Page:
The Role of Amyloid in Neurological Disorders

A special issue of Biomolecules (ISSN 2218-273X). This special issue belongs to the section "Biomacromolecules: Proteins".

Deadline for manuscript submissions: 30 June 2024 | Viewed by 1305

Special Issue Editors


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Guest Editor
Department of Cardiac, Thoracic, Vascular Sciences, and Public Health, University of Padua, 35128 Padua, Italy
Interests: heart and kidney transplantation; antibody mediated rejection; complement and DSA antibody; vasculitis; biomarkers mRNA; miRNA; systemic and cardiac amyloidosis; congenital heart diseases
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Guest Editor
Hematology Unit, Department of Medicine, Hospital University of Padua, Padova, Italy
Interests: plasma cell dyscrasias in particular multiple myeloma; AL amyloidosis

Special Issue Information

Dear Colleagues,

Interest in extracellular deposits of amorphous protein in the central and peripheral neurological system is growing due to new therapeutic strategies that could improve patients’ survival and quality of life. Amyloid-beta continues to be a most important diagnostic and prognostic issue for Alzheimer's disease (AD) and other neurological disorders. Neuropathy is a common manifestation of both hereditary and acquired forms of systemic amyloidosis and may present with progressive sensorimotor polyneuropathy, focal neuropathy, autonomic neuropathy, and other unusual clinical presentations.

Many aspects have been defined in several papers published; that said, there are many others aspects still to be understood. In particular, we do not yet know how the process of this degenerative disease starts, nor do we understand its mechanisms of progression.

This Special Issue aims to collate expertise on neurological disorders due to amyloid protein; in doing so, it will clarify the role of amyloid in the central and peripheral nervous system and its relationship with the immune system. Novel developments in terms of therapeutic options involving proteins, peptides, and antibodies will also be described.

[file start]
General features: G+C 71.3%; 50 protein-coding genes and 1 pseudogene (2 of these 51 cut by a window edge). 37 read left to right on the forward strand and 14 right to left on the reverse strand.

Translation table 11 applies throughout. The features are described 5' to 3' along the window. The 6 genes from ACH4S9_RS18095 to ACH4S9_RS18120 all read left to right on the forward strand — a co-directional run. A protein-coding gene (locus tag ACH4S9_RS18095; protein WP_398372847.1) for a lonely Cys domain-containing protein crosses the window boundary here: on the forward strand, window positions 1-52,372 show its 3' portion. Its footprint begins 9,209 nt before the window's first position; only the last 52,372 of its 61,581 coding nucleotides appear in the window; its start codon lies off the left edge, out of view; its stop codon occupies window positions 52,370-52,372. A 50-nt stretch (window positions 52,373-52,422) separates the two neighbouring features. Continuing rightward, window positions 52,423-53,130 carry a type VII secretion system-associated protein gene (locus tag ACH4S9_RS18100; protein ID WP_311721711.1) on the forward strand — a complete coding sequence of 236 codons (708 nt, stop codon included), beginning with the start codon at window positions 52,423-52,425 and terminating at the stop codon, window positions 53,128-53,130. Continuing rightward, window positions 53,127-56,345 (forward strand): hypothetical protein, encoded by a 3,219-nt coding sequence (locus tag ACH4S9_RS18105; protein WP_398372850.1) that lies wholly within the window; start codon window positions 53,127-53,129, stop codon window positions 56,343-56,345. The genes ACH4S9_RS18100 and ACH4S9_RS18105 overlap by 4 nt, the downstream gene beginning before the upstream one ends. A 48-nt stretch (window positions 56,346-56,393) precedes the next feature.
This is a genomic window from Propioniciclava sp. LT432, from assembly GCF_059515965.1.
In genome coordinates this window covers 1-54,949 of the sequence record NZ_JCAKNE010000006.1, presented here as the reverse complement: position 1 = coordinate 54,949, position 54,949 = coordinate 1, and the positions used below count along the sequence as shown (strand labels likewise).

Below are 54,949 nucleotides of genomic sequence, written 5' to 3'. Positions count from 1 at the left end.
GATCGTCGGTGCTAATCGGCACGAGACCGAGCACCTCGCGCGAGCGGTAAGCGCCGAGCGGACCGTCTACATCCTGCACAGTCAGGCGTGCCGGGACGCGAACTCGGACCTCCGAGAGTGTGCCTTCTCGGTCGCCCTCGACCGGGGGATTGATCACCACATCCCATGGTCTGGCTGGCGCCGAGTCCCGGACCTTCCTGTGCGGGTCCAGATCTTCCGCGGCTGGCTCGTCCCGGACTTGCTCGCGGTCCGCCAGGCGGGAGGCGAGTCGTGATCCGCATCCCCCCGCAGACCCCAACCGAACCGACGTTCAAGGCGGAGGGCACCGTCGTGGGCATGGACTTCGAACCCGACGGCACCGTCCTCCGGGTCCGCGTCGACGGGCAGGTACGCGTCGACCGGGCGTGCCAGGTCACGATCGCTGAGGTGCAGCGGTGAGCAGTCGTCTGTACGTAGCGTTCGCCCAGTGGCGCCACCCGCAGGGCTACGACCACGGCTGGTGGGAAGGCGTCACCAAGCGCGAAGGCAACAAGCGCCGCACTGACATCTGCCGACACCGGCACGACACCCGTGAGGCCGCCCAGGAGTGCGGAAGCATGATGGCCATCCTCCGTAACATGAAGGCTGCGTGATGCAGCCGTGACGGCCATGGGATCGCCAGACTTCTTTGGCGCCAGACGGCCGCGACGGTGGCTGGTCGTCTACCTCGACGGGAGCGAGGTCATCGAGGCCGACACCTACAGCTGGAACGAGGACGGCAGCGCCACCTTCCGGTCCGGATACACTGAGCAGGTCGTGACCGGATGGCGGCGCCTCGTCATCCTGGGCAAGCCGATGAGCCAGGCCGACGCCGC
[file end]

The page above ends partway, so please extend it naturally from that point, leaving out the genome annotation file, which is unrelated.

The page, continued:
Dr. Marny Fedrigo
Dr. Tamara Berno
Guest Editors

Manuscript Submission Information

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Keywords

  • amyloid-beta
  • neurodegenerative disorders
  • aducanumab
  • oligomers
  • cross-amyloid intraction

Published Papers (1 paper)

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Research

14 pages, 2836 KiB  
Article
Uptake of 18F-AV45 in the Putamen Provides Additional Insights into Alzheimer’s Disease beyond the Cortex
by Zhengshi Yang, Jefferson W. Kinney, Dietmar Cordes and The Alzheimer’s Disease Neuroimaging Initiative
Biomolecules 2024, 14(2), 157; https://doi.org/10.3390/biom14020157 - 29 Jan 2024
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Abstract
Cortical uptake in brain amyloid positron emission tomography (PET) is increasingly used for the biological diagnosis of Alzheimer’s disease (AD); however, the clinical and biological relevance of the striatum beyond the cortex in amyloid PET scans remains unclear. A total of 513 amyloid-positive [...] Read more.
Cortical uptake in brain amyloid positron emission tomography (PET) is increasingly used for the biological diagnosis of Alzheimer’s disease (AD); however, the clinical and biological relevance of the striatum beyond the cortex in amyloid PET scans remains unclear. A total of 513 amyloid-positive participants having 18F-AV45 amyloid PET scans available were included in the analysis. The associations between cognitive scores and striatal uptake were analyzed. The participants were categorized into three groups based on the residual from the linear fitting between 18F-AV45 uptake in the putamen and the cortex in the order of HighP > MidP > LowP group. We then examined the differences between these three groups in terms of clinical diagnosis, APOE genotype, CSF phosphorylated tau (ptau) concentration, hippocampal volume, entorhinal thickness, and cognitive decline rate to evaluate the additional insights provided by the putamen beyond the cortex. The 18F-AV45 uptake in the putamen was more strongly associated with ADAS-cog13 and MoCA scores (p < 0.001) compared to the uptake in the caudate nucleus. Despite comparable cortical uptakes, the HighP group had a two-fold higher risk of being ε4-homozygous or diagnosed with AD dementia compared to the LowP group. These three groups had significantly different CSF ptau concentration, hippocampal volume, entorhinal thickness, and cognitive decline rate. These findings suggest that the assessment of 18F-AV45 uptake in the putamen is of unique value for evaluating disease severity and predicting disease progression. Full article
(This article belongs to the Special Issue The Role of Amyloid in Neurological Disorders)
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